Right out the gate he was ripping it up on a custom made Jackson Randy Rhoads guitar.  He’s shredded for maybe two minutes before breaking into “Funeral Bell”.  Idrees and I loved it.  Chad?  “Zakk Wylde’s not that great”, he said with this arrogant smirk on his face.  Chances are he was already jaded from listening to technical shred nerds who never left their mother’s basement.  Lesson #2:  It really doesn’t matter how much better one guitar player is than the next.  Zakk himself will even acknowledge that there are players that will bury him.  But what’s more important than having all the technique there is to have is being able to have your playing reach out to more than one niche crowd.  That’s why Zakk passed the audition to play with Ozzy in the first place.  Even Ozzy knew Zakk had already developed a sound that would one day make him recognizable!

Superjoint Ritual were next.  Where Phil Anselmo pretty much told us last year in Brooklyn where he stood in music (as in not with Pantera) he pretty much took that and acted like a dumbass this time around.  First off, their latest album, A Lethal Does Of American Hatred, sucked balls in plain English.  Also, it’s one thing to command your audience to mosh; but when you tell them that they’re pussies if they don’t you’re just a jackass.  The band were still great…so long as the played the music off the first album…but it was weird when Phil ended the band’s set by saying “keep sucking dick!” on the mic before doing his classic shitty rendition of the last words to “Stairway To Heaven” that he’d been doing since the Pantera days.  Drugs are bad, m’kay?

Dimmu Borgir were TRASH.  Bad enough I already don’t like Symphonic Black Metal but Dimmu were and are just awful.  Next? Slayer.  How funny that, as Idrees left us to mosh in the makeshift pit area right behind us, Chad and I both realized that the guardrail was pretty wobbly – yeah, we were fucked and we knew it.  Because as soon as Slayer got on stage all Hell broke loose and we were almost instantly pinned to the guardrail.  That shit hurts!  Of course, once they kicked into “Raining Blood”, the pit had become it’s most violent.  But who really fucking cares?  This is Slayer – and with the classic lineup back together!  Whenever I was able to get a glimpse of the band without getting pummeled I look straight at Jeff Hanneman.  He tore that guitar up better than Kerry King that night….and all the time.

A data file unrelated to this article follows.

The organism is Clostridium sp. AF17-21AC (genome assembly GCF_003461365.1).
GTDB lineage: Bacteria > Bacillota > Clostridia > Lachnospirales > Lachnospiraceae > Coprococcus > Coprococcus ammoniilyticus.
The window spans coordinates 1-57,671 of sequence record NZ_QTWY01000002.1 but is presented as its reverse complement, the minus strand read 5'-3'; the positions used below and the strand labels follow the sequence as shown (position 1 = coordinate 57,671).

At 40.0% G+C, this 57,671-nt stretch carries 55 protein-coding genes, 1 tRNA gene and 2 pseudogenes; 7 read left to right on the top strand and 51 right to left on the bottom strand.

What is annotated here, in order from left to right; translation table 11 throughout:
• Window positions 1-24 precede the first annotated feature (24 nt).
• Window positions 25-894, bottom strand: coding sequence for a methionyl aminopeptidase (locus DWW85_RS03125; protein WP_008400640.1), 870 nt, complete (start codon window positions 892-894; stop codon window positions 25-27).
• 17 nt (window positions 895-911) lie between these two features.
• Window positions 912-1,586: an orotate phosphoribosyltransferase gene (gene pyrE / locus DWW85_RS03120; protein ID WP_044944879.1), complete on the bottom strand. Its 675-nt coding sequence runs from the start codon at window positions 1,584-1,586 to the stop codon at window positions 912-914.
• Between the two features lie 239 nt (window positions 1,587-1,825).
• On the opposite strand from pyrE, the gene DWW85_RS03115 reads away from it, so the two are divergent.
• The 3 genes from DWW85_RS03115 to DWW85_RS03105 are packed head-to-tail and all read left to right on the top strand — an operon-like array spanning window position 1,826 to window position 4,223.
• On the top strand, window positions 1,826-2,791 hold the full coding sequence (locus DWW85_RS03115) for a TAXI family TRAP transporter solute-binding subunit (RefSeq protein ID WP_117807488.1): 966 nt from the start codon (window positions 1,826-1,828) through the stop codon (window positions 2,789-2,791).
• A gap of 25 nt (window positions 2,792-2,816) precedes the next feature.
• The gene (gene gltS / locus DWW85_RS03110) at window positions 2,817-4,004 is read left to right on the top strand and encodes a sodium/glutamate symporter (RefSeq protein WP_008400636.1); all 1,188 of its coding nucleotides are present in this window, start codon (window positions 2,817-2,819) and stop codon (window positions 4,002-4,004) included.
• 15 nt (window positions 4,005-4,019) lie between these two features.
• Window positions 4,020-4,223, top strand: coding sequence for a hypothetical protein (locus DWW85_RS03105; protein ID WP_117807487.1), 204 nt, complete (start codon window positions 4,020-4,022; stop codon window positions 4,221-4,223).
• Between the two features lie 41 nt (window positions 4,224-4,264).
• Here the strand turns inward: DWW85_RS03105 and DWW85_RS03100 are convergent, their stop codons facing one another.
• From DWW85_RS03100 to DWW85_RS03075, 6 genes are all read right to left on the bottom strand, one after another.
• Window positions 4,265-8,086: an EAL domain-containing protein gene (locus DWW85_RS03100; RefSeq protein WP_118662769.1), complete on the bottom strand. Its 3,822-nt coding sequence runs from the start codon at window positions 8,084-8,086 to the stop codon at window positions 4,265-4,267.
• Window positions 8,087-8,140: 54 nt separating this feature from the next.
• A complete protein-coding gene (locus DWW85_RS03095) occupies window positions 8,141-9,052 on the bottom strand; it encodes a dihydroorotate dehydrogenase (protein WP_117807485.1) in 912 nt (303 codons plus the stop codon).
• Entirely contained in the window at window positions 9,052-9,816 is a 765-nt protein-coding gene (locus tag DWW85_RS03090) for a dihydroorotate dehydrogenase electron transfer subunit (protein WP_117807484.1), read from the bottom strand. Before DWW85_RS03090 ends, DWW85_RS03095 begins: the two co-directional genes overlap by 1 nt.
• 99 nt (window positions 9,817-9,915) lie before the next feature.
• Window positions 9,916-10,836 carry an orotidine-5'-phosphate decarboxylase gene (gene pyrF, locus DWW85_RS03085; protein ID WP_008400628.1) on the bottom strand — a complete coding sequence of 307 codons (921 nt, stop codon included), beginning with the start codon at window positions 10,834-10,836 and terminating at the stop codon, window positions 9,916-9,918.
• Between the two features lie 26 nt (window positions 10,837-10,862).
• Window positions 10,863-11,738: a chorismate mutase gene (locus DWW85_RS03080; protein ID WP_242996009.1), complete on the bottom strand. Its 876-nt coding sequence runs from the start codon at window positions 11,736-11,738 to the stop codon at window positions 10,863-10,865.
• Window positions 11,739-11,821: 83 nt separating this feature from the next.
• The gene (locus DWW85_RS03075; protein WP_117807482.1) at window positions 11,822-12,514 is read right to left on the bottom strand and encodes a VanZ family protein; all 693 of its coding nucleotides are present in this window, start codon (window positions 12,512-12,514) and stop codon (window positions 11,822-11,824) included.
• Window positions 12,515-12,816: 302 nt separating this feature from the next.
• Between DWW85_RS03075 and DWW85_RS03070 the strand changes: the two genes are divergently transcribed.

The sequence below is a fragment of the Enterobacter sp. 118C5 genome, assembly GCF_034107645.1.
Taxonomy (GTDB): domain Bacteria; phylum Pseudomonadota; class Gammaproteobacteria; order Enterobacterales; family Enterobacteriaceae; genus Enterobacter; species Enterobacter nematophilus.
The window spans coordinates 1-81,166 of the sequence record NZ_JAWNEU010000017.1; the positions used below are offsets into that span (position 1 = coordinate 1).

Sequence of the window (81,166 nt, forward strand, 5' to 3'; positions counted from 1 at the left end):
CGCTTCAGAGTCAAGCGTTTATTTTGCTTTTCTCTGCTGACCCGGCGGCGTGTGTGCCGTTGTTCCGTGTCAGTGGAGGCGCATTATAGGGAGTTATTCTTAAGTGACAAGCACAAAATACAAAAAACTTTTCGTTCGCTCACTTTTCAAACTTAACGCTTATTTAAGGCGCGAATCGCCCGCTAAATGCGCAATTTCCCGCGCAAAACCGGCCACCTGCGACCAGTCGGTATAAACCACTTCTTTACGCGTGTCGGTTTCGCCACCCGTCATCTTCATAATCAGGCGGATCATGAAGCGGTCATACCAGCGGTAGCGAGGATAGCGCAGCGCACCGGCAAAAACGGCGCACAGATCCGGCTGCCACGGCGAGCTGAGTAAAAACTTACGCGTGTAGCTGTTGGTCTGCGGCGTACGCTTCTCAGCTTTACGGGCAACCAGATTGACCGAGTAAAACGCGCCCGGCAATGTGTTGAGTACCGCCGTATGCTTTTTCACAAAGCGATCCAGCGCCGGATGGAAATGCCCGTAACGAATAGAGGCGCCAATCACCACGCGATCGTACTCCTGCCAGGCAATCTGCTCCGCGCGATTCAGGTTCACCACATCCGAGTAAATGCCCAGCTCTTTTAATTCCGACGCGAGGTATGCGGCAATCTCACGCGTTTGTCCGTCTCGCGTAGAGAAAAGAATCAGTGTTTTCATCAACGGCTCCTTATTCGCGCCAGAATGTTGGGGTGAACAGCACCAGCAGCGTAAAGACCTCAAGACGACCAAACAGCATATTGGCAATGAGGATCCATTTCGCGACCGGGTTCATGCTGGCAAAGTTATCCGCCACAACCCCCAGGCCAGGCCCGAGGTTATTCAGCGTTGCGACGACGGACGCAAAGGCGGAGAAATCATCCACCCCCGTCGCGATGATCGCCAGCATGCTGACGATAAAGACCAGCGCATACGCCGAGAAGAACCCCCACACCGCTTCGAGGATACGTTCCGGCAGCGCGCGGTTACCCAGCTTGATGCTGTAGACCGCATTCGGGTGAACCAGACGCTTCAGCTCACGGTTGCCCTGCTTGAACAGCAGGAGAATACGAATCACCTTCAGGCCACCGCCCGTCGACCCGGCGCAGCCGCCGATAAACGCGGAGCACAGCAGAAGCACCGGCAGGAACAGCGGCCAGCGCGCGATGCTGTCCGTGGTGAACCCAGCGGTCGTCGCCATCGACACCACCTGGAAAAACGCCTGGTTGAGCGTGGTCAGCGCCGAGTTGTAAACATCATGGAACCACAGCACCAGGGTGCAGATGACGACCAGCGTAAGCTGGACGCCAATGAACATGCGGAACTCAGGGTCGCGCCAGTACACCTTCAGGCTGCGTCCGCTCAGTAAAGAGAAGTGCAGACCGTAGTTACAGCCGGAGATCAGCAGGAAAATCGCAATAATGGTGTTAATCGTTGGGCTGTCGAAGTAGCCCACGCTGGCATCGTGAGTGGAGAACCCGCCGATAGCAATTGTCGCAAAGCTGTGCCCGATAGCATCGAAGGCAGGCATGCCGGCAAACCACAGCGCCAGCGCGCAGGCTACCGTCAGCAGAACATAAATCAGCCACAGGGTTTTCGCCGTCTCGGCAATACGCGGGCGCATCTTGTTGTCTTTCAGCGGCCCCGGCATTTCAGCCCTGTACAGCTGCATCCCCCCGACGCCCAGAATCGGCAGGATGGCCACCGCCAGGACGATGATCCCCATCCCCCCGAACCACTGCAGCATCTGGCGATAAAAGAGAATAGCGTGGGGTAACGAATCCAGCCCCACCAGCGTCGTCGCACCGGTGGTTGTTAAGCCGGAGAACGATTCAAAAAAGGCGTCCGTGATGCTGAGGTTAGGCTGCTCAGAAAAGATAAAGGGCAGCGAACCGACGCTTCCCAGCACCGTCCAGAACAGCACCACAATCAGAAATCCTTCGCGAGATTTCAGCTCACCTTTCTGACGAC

After surviving the moshpit from hell we made sure Idrees came to us so we wouldn’t lose our spots before Priest came on.  At this point on it was more like an arena style concert, because who moshes to Priest or Sabbath anyway?  This was the one band to have a really elaborate stage setup.  Here, look for yourself:

 

I was able to notice on my own that Halford was relying HEAVILY on a teleprompter because he’d go to one place on stage and just stay there for two of three songs before going somewhere else.  Didn’t matter though because he was on fire, proving why he’s the Metal God.  When they played “Breaking The Law” I called up my college radio station’s programming director to bust his balls and left him a voicemail of the band playing the chorus line.  Why was I busting chops?  Well…let’s just say he did just that over a month earlier.

Up last?  Sabbath.  But of course there was a catch.  Before the band were to go on stage Bill Ward came out to announce to everyone that Ozzy was sick and could not play.  BUT, apparently Rob Fucking Halford volunteered to sing so the band wouldn’t have to cancel their performance.  There’s a bootleg floating around of Halford doing the favor for them back in 1992 but I was actually going to hear it??  Needless to say I wasn’t bummed out much longer after hearing that!

Being that someone else was singing, regardless of the fact that it’s a guy that’s STILL amazing at his age, they kept the setlist floating around the just the first three albums.  I’d bet that was just to make it easier on Rob, who surely didn’t have enough time to practice.  But it still was pretty awesome to hear.

 

Idrees’s dad was waiting for us right outside the arena, having stolen banana daiquiri mix from some vendor stand during what I think he said was some kind of police situation…or something.  The show was awesome as a whole.  If I only knew then that I’d NEVER see the classic Sabbath lineup.  But was this THE best Ozzfest lineup ever?  I think the following year’s beat it; but I’ll get to that in the future.